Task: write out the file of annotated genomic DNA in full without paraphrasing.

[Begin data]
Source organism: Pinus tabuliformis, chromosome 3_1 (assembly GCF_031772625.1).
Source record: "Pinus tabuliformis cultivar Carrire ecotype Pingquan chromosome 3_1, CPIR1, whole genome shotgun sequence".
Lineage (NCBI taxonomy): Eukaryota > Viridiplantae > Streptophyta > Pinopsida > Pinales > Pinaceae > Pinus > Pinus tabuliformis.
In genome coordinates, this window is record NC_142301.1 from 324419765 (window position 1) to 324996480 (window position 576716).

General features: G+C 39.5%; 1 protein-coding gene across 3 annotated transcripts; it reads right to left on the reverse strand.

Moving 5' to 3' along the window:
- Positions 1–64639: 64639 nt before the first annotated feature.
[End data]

Source organism: Pinus tabuliformis, chromosome 3_1 (assembly GCF_031772625.1).
Source record: "Pinus tabuliformis cultivar Carrire ecotype Pingquan chromosome 3_1, CPIR1, whole genome shotgun sequence".
Lineage (NCBI taxonomy): Eukaryota > Viridiplantae > Streptophyta > Pinopsida > Pinales > Pinaceae > Pinus > Pinus tabuliformis.
In genome coordinates, this window is record NC_142301.1 from 324419765 (window position 1) to 324996480 (window position 576716).

General features: G+C 39.5%; 1 protein-coding gene across 3 annotated transcripts; it reads right to left on the reverse strand.

Moving 5' to 3' along the window:
- Positions 1–64639: 64639 nt before the first annotated feature.